On October 1st, we trailed 136 cow/calf pairs down Dry Cottonwood Creek and settled them in a stubble field near the Clark Fork River. This cattle drive marked the end of the 2009 grazing season and the beginning of our shift toward winter management of the ranch and herd. Now, with the days getting shorter and fall’s first snow on the ground, it seems like a good time to revisit some of the summer’s challenges and achievements.
The D.C.C.R. ran two herds this year: The smaller bunch, which grazed on our deeded ground, rotated through a series of six pastures over the course of four and a half months. Moving in accordance with a season-long grazing plan, the herd passed quickly through the ranch’s more fragile areas and spent the bulk of their summer up on the high, grassy benches between Sand Hollow and Dry Cottonwood Creek. Temporary electric fence and consistent herding kept our cattle moving, and close attention from ranch staff ensured that we left ample grass in each pasture for wildlife and general improvement of the range. We were able to defer grazing in two pastures, allowing for reseeding on than 800 acres of native grassland.
On the National Forest, things were a bit more complicated: We share a grazing permit with three other ranchers, and have a combined herd of more than 500 cow/calf pairs. The allotment consists of four enormous pastures, which are better measured in square miles than acres and span the drainages of four perennial creeks. Three of these pastures are grazed each summer, while one enjoys a full season of rest.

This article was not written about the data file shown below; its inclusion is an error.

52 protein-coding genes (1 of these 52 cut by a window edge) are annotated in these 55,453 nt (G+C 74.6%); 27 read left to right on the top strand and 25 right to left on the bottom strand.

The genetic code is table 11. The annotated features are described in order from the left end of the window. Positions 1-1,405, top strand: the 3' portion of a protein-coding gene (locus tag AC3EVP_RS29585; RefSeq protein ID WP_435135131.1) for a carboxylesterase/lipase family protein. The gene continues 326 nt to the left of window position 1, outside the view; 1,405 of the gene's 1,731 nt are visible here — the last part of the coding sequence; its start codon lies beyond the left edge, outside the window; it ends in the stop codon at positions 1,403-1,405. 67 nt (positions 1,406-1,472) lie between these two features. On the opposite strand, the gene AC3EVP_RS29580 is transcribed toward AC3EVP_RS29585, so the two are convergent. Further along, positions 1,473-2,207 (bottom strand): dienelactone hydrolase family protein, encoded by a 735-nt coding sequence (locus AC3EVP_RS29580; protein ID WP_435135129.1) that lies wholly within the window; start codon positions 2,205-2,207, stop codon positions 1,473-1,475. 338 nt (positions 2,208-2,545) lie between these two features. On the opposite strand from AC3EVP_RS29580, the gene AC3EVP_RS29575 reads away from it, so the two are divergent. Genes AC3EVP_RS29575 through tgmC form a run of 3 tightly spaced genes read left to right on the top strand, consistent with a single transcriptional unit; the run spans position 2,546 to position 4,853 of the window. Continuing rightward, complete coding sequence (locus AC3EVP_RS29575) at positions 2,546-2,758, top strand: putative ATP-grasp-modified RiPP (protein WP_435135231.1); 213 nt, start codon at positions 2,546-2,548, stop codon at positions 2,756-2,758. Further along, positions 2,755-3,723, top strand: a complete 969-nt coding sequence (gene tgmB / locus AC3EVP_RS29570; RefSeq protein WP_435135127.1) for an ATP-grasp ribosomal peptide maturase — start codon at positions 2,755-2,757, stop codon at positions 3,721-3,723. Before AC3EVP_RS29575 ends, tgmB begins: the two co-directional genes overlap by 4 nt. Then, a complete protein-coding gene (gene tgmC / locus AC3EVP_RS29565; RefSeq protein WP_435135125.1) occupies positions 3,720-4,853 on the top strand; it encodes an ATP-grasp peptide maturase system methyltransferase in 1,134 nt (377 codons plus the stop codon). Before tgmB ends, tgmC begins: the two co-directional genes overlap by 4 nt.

The allotment’s vast scale and steep topography make it difficult to manage cattle well. It’s hard to find the cows up there, let alone control where and when they graze. In past years, intensive management on the allotment was viewed as something of a lost cause. The herd went where it pleased, and fragile riparian areas around Orofino, Sand Hollow and Dry Cottonwood Creeks suffered as a result.
This year marked the beginning of a new era on Dry Cottonwood Creek: In May we joined forces with our co-lessees to hire an allotment rider. Our rider, Jim, herds cattle away from creeks and other fragile areas, and does his best to avoid overgrazing. I supplement this work with a comprehensive range and riparian monitoring program to track improvements and identify problems.
All in all we’re making progress. Although a few trouble spots remain, the allotment looks healthier than it did last October. In some places our efforts have produced striking results: There are areas along Dry Cottonwood Creek where I can walk with grass up to my knees, see new shoots on what used to be browsed-out willows, and feel as though we’re getting somewhere—forging a balance that works for wildlife, livestock, and the land.
Bryce Andrews is the Ranchlands Program Manager for the Clark Fork Coalition, the "Voice of the River." More information can be found at www.clarkfork.org.